Monday, November 24, 2008
Norman Rockwell, the famous American illustrator and painter, created this series of posters below during World War II based on President Franklin D. Roosevelt's "Four Freedoms" speech to Congress in January, 1941. FDR inspired and lifted the spirits of the American people during the Depression and war and quelled their fears, and Rockwell captured the scenes and values of small town America and reminded us of our precious freedoms perfectly. Left click on this picture to see it better. Thanksgiving ... a time of joy... warm thoughts...reflecting on..and counting our many blessings and expressing gratitude for all of them and our American freedoms during these troubling times...and never, ever taking any of them for granted. Remember that "Freedom is NOT FREE" and was bought and paid for by the blood, sweat, tears, and vigilance of every generation of Americans. May all of these gifts and more be yours... Happy Thanksgiving!
Sunday, November 23, 2008
On a perfectly beautiful fall day recently while the weather was sunny and cool, I planted 148 daffodil bulbs as an underplanting for 72 purple Pansy Majestic Giants II. All gardeners are optimists so even though I was late working up this daffodil and pansy bed, my thoughts were of spring when in February and March, 2009 this combination should hopefully put on a nice show of purple and gold for Mardi Gras color celebration (not for LSU. I'm an Ole Miss red and blue guy!). In my mind's eye I can imagine this punch of color by the driveway and it gives me something to look forward to for those chilly and windy months.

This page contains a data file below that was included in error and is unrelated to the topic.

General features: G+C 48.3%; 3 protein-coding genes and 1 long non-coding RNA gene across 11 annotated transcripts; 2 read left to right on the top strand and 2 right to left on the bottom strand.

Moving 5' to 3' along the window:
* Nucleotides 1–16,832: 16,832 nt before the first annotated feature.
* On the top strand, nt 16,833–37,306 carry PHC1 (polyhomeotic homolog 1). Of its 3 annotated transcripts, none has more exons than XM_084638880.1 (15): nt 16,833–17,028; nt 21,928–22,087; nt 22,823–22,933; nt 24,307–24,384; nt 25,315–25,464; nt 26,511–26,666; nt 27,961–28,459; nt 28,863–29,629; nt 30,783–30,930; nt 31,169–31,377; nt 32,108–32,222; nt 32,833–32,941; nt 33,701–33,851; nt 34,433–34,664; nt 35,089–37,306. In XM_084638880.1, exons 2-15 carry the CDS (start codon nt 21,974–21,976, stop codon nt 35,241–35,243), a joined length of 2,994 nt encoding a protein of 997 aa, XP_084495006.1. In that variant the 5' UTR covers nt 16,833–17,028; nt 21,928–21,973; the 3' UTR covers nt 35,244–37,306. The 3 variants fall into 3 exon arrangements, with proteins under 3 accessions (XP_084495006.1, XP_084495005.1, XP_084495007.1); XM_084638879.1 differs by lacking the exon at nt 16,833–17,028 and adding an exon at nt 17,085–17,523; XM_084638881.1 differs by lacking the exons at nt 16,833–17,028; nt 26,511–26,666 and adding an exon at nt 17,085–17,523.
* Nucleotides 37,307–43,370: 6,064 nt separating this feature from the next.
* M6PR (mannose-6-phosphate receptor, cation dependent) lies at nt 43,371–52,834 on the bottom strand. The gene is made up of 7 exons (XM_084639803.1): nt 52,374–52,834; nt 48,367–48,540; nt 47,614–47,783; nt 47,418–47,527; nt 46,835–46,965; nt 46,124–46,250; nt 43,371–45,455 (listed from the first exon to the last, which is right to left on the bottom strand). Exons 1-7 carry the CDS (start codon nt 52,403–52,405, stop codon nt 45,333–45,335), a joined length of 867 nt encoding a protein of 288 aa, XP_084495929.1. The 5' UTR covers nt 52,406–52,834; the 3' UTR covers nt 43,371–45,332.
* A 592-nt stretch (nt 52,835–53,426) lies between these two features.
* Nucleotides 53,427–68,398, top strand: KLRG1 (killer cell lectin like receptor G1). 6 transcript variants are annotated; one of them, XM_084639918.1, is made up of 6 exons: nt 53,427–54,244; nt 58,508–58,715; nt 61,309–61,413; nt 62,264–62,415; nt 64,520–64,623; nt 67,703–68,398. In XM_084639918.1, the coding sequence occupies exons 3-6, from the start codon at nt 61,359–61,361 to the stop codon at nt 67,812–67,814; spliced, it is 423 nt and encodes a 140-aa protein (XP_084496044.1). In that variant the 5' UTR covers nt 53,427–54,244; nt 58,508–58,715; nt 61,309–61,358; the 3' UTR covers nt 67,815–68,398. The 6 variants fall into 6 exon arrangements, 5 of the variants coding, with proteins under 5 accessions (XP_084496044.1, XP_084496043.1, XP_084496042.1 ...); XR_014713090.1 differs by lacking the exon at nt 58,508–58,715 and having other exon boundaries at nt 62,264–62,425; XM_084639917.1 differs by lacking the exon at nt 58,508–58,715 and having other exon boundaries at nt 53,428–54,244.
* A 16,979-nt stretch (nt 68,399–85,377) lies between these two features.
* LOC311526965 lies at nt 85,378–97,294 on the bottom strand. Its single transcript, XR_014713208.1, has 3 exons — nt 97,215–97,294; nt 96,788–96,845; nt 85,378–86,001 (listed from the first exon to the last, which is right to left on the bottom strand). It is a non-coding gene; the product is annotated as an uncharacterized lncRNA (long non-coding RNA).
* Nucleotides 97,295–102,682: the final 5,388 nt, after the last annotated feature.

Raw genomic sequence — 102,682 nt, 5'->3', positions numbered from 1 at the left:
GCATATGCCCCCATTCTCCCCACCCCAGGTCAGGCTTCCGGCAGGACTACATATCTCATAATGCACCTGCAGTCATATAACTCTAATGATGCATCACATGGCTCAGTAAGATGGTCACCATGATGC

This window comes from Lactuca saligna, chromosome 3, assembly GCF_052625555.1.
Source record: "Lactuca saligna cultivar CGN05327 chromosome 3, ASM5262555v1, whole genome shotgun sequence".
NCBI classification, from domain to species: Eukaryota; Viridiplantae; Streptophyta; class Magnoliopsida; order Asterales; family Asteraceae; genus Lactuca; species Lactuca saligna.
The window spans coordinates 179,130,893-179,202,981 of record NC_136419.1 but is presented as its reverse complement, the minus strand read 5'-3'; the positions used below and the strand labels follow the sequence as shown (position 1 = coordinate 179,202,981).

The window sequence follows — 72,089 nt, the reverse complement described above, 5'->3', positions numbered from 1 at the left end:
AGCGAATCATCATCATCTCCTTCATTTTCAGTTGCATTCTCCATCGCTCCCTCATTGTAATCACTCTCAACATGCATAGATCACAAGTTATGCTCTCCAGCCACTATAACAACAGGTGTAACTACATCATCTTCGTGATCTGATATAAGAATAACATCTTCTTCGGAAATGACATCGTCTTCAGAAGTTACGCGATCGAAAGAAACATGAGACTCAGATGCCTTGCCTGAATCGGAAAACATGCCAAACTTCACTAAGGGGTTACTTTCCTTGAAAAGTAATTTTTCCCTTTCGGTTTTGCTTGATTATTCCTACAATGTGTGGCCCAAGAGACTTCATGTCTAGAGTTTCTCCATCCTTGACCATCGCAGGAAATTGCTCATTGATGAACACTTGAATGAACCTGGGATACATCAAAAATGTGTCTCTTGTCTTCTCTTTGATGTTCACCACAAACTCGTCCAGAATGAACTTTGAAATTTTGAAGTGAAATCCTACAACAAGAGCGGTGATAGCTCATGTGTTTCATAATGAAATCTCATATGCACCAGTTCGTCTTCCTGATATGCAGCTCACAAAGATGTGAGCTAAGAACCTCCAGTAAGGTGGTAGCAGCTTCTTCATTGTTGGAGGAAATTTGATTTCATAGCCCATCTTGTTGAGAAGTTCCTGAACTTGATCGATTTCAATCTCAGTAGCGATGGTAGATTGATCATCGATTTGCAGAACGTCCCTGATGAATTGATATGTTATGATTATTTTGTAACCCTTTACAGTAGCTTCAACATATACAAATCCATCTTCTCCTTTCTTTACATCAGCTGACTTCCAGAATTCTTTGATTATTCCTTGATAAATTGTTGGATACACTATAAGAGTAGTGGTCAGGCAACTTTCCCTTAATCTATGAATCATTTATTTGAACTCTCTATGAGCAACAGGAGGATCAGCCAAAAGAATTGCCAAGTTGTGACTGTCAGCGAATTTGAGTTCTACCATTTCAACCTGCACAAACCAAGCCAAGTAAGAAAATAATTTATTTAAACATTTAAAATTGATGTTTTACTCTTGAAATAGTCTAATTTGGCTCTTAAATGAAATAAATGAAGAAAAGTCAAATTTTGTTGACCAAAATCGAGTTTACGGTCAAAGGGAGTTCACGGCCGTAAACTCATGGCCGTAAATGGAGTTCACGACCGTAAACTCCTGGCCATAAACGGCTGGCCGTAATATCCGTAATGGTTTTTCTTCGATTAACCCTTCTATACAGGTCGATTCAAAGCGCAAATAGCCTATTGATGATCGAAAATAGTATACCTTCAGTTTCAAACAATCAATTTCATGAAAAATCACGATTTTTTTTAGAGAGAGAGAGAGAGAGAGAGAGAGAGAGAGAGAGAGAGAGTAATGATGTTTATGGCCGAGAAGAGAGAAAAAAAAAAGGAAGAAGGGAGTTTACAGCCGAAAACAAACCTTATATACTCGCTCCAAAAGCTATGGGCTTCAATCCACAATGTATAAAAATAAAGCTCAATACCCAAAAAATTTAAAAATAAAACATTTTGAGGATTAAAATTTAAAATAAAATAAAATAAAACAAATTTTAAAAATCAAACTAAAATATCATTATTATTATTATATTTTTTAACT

Saturday, November 22, 2008
As an alumnus of the University of Mississippi, it was particularly sweet to me to see the Ole Miss Rebels beat the LSU Tigers 31 to 13. Our football rivalry goes back for generations and is serious and fun! I hope Ole Miss will now go to the Cotton Bowl. Update on 11-28-08: Ole Miss beat Mississippi State 45 to Zero in the Egg Bowl!
Monday, November 17, 2008
Kenny G, the Grammy winning saxophonist, performed at the Beau Rivage on Friday night and his sold out concert was about the best one I have ever seen. With great passion and extraordinary talent, he played most of his top hits including "Songbird", "Forever In Love", "End Of The Night", "The Joy Of Life", etc. I love instrumental music and Kenny G's genre of smooth jazz and adult contemporary is my favorite. He played his heart out on his soprano saxophone and the audience was spellbound. The Beau Rivage Hotel is where I usually stay when I go down to the Mississippi Gulf Coast. It is the largest and finest hotel in the state of Mississippi. It was wrecked by Hurricane Katrina in 2005 but has been completely restored/rebuilt to its former glory. This is a famous historic landmark on the Mississippi Gulf Coast at Biloxi. Built in 1848 of cast iron and masonry, this lighthouse has survived many hurricanes during its 160 years including the devastating Hurricane Katrina in 2005.
Thursday, November 13, 2008
Left click on this menu below to see the shockingly low prices! Click on the word REMEMBER in the title above to go to this cool site loaded with nostalgia and of interest to you if you are of a certain age...like me...OK, a senior citizen or dinosaur or whatever we are called. There is a jukebox that plays all the great music hits of the '50s and '60s, plus a menu of slideshows and videos and all sorts of stuff to bring you happy flashbacks. Turn up your speakers and lose yourself REMEMBERING the good old days when times were really good.
Wednesday, November 05, 2008